Okay, I'll admit it. I have never been a fan of Olympic trading pins. Though the little colored trinkets create a bargaining frenzy at every Games, I've always had better things to do than stand around and swap cheap jewelry.
When I walked into the media center and found a plastic baggie full of NEWSWEEK pins in my desk drawer, I stuck one to my ski jacket and tucked a few others into my backpack. I figured I'd hand some out to eager kids who would appreciate this year's design-an upside-down snowboarder. The other pins would probably wind up with my leftovers from Nagano: gathering dust at the bottom of my box of winter clothes. But that was before I began my quest for the fable green Jell-O pin.
Ever since there have been Winter Games, there have been pins. (They've shown up at Summer Games and even political conventions, but the Winter Games have had them most consistently.) A few pins always take on legendary status. Sometimes they're pins that have errors, like the one from the Los Angeles games that showed a U.S. flag with 51 stars. Or ones that have some illicit connotation, like the Atlanta pin that depicted the five Olympic rings made out of onion rings-an illegal use of an Olympic symbol. In Salt Lake, the hottest piece of metal seems somewhat improbable: it's, yes, a bowl of shimmery green gelatin-Utah's official snack food and a favorite Mormon dessert. Most pins can be swapped on the street in one-for-one trades. But the green Jell-O pin, initially $7 in stores, is now selling for upwards of $150. Our NEWSWEEK team decided to make it our Games-long quest to acquire one-hopefully without tapping out our expense accounts.
The green Jell-O pin was the talk of historic Park City as we wandered down the festive blocked-off Main Street Thursday afternoon. At the newly opened Coca-Cola pin trading center, there were thousands of pins from Olympics past and present. Everyone seemed to have heard of the Jell-O pin, but nobody had one to show us. Bob Christianson, a pin trader from New York City and a veteran of 14 Olympics, scoffed at the gelatin frenzy. "There's always a pin that catches people's attention," he said. "There are some valuable pins. Lime Jell-O just isn't one of them." Another hot commodity this year is the so-called "Mormons on bikes" pin, which features two men in traditional missionary garb (white shirts, black ties, black pants) riding bicycles. And, though no other head of an Olympic committee has ever commissioned his own pin, Mitt Romney ordered up three. My favorite: one in the shape of a baseball glove that reads MITT HAPPENS.
Turns out there's a whole hierarchy of pins. Besides phenoms like the Jell-O pin, the most valuable are media and law-enforcement pins. Our NEWSWEEK snowboarding pin is actually a hot commodity, Christianson told us, and should fetch three ordinary sponsor pins (like Coca-Cola's) or official Salt Lake issues. Official country pins also go for three to one, though a small country like Cameroon can be traded on a 10 to 1 basis. We picked up a few suggestions on how to inflate the street value of our NEWSWEEK pins: "Act like it's your last one," advised Coca-Cola spokesman Mart Martin. Coke not only has two trading centers-one in Park City and one that opens Saturday in Salt Lake-but it will offer a "pin of the day" each day during the Games.
This trading stuff was a lot more complicated than it seemed at first. Coke offers pin trading 101 seminars and sells special pin-trading bags to display your collection. There's even a "Pin Trading Etiquette" listed on handy index cards at the Coke tent. "Trade in a calm and friendly manner," it advises. "You don't have to speak the same language, just gesture to your pins and smile ... Don't interrupt a trade in progress. If you're wearing more than one pin, you're advertising yourself as 'open for trading'." Who knew? I was now an official pin trader. I swapped one NEWSWEEK pin for a "Coca-Cola ambassador" pin, which supposedly only Coke employees have. I traded another for one from Park City High School, apparently a valuable pin because they were issued in limited numbers-each student only got two.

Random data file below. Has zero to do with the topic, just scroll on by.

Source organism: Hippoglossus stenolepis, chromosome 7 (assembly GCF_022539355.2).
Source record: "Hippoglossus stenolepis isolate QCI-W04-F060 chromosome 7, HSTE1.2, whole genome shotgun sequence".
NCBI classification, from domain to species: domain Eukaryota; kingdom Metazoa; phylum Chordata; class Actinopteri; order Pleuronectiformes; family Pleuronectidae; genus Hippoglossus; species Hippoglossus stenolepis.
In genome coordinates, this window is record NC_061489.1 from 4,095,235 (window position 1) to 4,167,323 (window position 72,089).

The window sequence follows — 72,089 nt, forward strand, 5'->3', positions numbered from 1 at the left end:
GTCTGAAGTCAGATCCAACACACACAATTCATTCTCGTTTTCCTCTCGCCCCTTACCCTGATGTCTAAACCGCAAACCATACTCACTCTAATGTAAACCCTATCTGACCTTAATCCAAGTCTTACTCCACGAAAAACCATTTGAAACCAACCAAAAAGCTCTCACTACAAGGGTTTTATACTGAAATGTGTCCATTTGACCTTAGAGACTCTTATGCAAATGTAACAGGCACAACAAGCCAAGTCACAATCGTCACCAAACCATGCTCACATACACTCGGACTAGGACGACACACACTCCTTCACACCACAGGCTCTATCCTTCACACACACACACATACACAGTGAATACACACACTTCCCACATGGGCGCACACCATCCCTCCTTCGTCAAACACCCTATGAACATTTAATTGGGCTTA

But we were still in pursuit of green Jell-O. We heard rumors that someone in the Coke tent had one and did locate a trader from the Philippines who said he'd just swapped one. He pointed to an empty patch of black velvet in his trading case. "I just had it," he shrugged. He tried to interest us in other pins, but we were on a mission. We headed back out to the street and thought we'd struck gelatin at a crowded souvenir shop called The Dancing Raindeer. But we'd only found a red Jell-O pin packaged with a green Jell-O key chain. A bit off-point and, at $45, a bit beyond our skimpy budget. Jenny Papadakis, the proprietor, said she'd sold her last green Jell-O pin two days earlier-for $150. Instead, she offered a pin of another local delicacy, something called "fry sauce"-a stomach-turning concoction of mayonnaise, ketchup and barbecue sauce. (The food line of pins also features a bologna sandwich-it says MMM ... BOLOGNA on it-and something called Funeral Potatoes. Don't ask.) Papadakis was selling the fry sauce pin for $40, but she gave it to us for two NEWSWEEK pins. Not bad. Maybe it would be leverage for the real goal: that Jell-O.
Indeed, late Thursday night, as we strolled down the sidewalk back in Salt Lake City, a voice called out: "Hey miss, want to trade that fry sauce?" I turned around to find a grizzly pin trader eyeing the budding collection on my backpack. "I don't think so," I said. "Unless you've got green Jell-O." He opened his jacket and there, stuck to his official Olympic credential, was the green stuff. Our first actual sighting. But this guy was a pro. "Five hundred dollars," he said, darting into a local bar. I don't think so. Our quest continues.